i LOVE the dropkick murphies! Great advice, Snively (and Sara!)
LOL another great entery….btw snively, you always refer to “hackers”….who exactly are they (i know they are people that pull intelligent pranks, but i mean do you have to be part of a “hackers club” or somthing like that to hack or can anyone hack?)
It wasn’t until I began investigating MIT that I had listened to Dropkick Murphies. All my friends listened to them and one day one of my friends said “dude they’re from Boston, you gotta listen to them!” I did and I fell in love! Those two songs were actually the first I listened to as well (coincidence?) and the third was the song that says “Lets go Murphies! *stomp..stomp…stomp stomp stomp*”. Absolutely love them! Thanks for all the info Snively!
Ahhh, I love I’m Shipping Up To Boston. Such a good song. I remember first hearing it in The Departed.
Candles are in honor of J. Arthur Random’s 10th birthday, at least that’s word on the street.
The candles may have something to do with J. Arthur Random’s birthday. Wink wink.
Wow. What a dumb hack. I’m sorry, but who exactly is supposed to know that today is J. Arthur Random’s birthday, aside from the <100 people who live in Random? I looked at the dome and said “I…are those…I *think* they’re candles…”
(Sorry, I’m having a rough day, the snark is on “high”)
Today is my 10th birthday, so the candles were put up by some truly amazing people in order to celebrate. If you look closely, you’ll notice the 6th and 4th candles are lit, making 101000 making the number 40 (I’ve been around for 40 years; I was born on a leap day, so despite having been around 40 years, I am celebrating my 10th birthday today).
ahaha i remember when i told you to listen to those…
and what with the world series this year and all, turns out it was pretty good advice =)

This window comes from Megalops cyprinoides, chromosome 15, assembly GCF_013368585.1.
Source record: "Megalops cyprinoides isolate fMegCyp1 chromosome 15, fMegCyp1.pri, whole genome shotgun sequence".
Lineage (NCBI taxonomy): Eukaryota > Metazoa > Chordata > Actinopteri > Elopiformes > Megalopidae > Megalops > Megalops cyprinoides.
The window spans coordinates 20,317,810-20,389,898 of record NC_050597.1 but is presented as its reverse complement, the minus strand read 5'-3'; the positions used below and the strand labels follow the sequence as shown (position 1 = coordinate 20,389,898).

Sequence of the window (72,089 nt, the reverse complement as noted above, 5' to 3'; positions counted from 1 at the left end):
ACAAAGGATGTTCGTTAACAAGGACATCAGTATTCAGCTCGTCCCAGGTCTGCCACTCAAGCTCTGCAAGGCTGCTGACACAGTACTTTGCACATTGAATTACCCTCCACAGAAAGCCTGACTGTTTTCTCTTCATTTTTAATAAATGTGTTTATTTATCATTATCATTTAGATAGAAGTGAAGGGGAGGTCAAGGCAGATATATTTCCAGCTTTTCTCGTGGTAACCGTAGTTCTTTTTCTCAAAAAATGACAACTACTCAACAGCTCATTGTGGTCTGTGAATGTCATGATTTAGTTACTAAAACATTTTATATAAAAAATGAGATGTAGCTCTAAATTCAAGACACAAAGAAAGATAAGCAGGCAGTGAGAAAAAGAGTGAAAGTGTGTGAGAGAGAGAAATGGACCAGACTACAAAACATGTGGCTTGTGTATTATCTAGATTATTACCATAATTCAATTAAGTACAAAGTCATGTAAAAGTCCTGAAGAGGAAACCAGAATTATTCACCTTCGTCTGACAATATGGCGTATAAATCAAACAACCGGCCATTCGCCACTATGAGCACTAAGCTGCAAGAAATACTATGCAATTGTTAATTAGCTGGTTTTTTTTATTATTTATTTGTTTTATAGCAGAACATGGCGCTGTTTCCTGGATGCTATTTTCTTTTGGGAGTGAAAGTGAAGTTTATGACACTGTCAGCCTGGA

I think it is every 28 years, so I guess the next time would be 2036.
On another note of Boston bands… I seriously suggest Big D and the Kids Table. Especially the song “Boston” or “New England” (video for NE: http://youtube.com/watch?v=jIM04_zURL4 from their Boston Halloween Show). There is a great Boston ska scene, if your into that. Great music scene in general.
I know how to pronounce Worcester!!!!
…although I do have to think twice whenever I read it – I sound it out first then switch over. I don’t know what’s worse though – having strange English like that, or living where everything is named after native american words – Ronkonkoma, Patchogue, Nissequogue, etc.
Should I acquire the Boston accent or keep a unique Long Island (or Lawn Gisland) accent?
Hey, Snively, I had an idea that sparked from your previous post about how despite the fun times you usually blog about, you still occasionally get pounded by the difficulty of academics at MIT.
How about for a future blog entry, you could interview a bunch of students, including seasoned seniors, and write about some of the more lenient classes that won’t necessarily break a student’s sweat? Say, a course that won’t have you studying at 4:30 in the morning? It’s kind of daunting to always hear about the difficulty of MIT and the ever-present risk of failing classes, esp. since people know that already. It’s MIT, obviously.
Just an idea.
You know that a hack’s failed if someone has to come to the blogs to explain the intricacies of the hack.
dropkick murphys are in boston at the paradise rock club, 3/16 and st. patrick’s day of course!
Yeah, SOX! I’ll have everyone know that I was born in Baltimore, and I recently attended an Orioles/Sox game. A bit of a cunundruum, since I was sandwiched at Camden Yards between my Baltimoron parents and my cousins from Boston. So my persuasion was… the Sox. Hey, I left Baltimoe when I was four–I’m good and ready for a new city affiliation
it takes so much interest in order to join the hacker’s club. Hi Snively, am a hacker from kenya coming to mit in fall this year and hope to share what i have with you and learn so much from you. See ya!